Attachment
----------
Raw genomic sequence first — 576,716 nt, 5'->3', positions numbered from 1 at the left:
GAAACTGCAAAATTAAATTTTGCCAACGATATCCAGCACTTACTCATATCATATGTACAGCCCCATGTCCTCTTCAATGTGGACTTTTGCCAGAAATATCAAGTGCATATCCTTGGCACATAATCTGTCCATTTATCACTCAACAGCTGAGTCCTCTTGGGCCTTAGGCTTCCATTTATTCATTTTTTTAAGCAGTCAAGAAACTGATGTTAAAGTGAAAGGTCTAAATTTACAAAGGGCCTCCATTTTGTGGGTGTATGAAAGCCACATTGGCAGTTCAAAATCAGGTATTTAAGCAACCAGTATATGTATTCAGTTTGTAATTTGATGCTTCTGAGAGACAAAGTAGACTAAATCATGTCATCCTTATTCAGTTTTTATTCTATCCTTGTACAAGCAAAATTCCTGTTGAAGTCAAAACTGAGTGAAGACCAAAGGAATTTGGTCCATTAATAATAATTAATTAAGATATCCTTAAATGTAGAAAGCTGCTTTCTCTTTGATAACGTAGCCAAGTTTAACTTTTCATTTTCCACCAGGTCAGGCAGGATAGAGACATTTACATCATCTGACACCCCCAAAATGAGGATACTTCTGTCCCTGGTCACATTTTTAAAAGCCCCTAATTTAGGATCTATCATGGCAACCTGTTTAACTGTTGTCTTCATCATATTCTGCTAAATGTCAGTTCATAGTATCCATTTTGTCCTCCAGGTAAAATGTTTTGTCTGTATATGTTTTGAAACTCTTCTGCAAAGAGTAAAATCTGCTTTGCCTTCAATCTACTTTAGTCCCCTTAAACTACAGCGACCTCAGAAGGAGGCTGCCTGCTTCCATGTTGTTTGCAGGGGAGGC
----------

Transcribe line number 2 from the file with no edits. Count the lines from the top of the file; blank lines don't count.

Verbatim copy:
GAAACTGCAAAATTAAATTTTGCCAACGATATCCAGCACTTACTCATATCATATGTACAGCCCCATGTCCTCTTCAATGTGGACTTTTGCCAGAAATATCAAGTGCATATCCTTGGCACATAATCTGTCCATTTATCACTCAACAGCTGAGTCCTCTTGGGCCTTAGGCTTCCATTTATTCATTTTTTTAAGCAGTCAAGAAACTGATGTTAAAGTGAAAGGTCTAAATTTACAAAGGGCCTCCATTTTGTGGGTGTATGAAAGCCACATTGGCAGTTCAAAATCAGGTATTTAAGCAACCAGTATATGTATTCAGTTTGTAATTTGATGCTTCTGAGAGACAAAGTAGACTAAATCATGTCATCCTTATTCAGTTTTTATTCTATCCTTGTACAAGCAAAATTCCTGTTGAAGTCAAAACTGAGTGAAGACCAAAGGAATTTGGTCCATTAATAATAATTAATTAAGATATCCTTAAATGTAGAAAGCTGCTTTCTCTTTGATAACGTAGCCAAGTTTAACTTTTCATTTTCCACCAGGTCAGGCAGGATAGAGACATTTACATCATCTGACACCCCCAAAATGAGGATACTTCTGTCCCTGGTCACATTTTTAAAAGCCCCTAATTTAGGATCTATCATGGCAACCTGTTTAACTGTTGTCTTCATCATATTCTGCTAAATGTCAGTTCATAGTATCCATTTTGTCCTCCAGGTAAAATGTTTTGTCTGTATATGTTTTGAAACTCTTCTGCAAAGAGTAAAATCTGCTTTGCCTTCAATCTACTTTAGTCCCCTTAAACTACAGCGACCTCAGAAGGAGGCTGCCTGCTTCCATGTTGTTTGCAGGGGAGGC